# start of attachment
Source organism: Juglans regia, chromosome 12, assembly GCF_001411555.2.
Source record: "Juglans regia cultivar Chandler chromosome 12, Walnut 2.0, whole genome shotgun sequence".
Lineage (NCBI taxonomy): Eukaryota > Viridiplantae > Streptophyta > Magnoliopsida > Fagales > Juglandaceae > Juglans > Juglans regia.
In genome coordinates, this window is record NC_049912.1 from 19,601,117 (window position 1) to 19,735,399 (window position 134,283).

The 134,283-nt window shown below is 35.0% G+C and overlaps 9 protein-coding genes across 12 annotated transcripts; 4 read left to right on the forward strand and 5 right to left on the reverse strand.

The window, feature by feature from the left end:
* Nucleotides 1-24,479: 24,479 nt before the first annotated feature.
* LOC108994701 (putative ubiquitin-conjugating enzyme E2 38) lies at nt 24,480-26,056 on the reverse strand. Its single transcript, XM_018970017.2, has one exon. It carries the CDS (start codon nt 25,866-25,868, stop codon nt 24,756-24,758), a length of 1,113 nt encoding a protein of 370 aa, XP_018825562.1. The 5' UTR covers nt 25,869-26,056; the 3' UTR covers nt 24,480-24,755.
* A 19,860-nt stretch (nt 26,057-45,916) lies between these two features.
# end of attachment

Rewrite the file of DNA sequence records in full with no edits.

Source organism: Juglans regia, chromosome 12, assembly GCF_001411555.2.
Source record: "Juglans regia cultivar Chandler chromosome 12, Walnut 2.0, whole genome shotgun sequence".
Lineage (NCBI taxonomy): Eukaryota > Viridiplantae > Streptophyta > Magnoliopsida > Fagales > Juglandaceae > Juglans > Juglans regia.
In genome coordinates, this window is record NC_049912.1 from 19,601,117 (window position 1) to 19,735,399 (window position 134,283).

The 134,283-nt window shown below is 35.0% G+C and overlaps 9 protein-coding genes across 12 annotated transcripts; 4 read left to right on the forward strand and 5 right to left on the reverse strand.

The window, feature by feature from the left end:
* Nucleotides 1-24,479: 24,479 nt before the first annotated feature.
* LOC108994701 (putative ubiquitin-conjugating enzyme E2 38) lies at nt 24,480-26,056 on the reverse strand. Its single transcript, XM_018970017.2, has one exon. It carries the CDS (start codon nt 25,866-25,868, stop codon nt 24,756-24,758), a length of 1,113 nt encoding a protein of 370 aa, XP_018825562.1. The 5' UTR covers nt 25,869-26,056; the 3' UTR covers nt 24,480-24,755.
* A 19,860-nt stretch (nt 26,057-45,916) lies between these two features.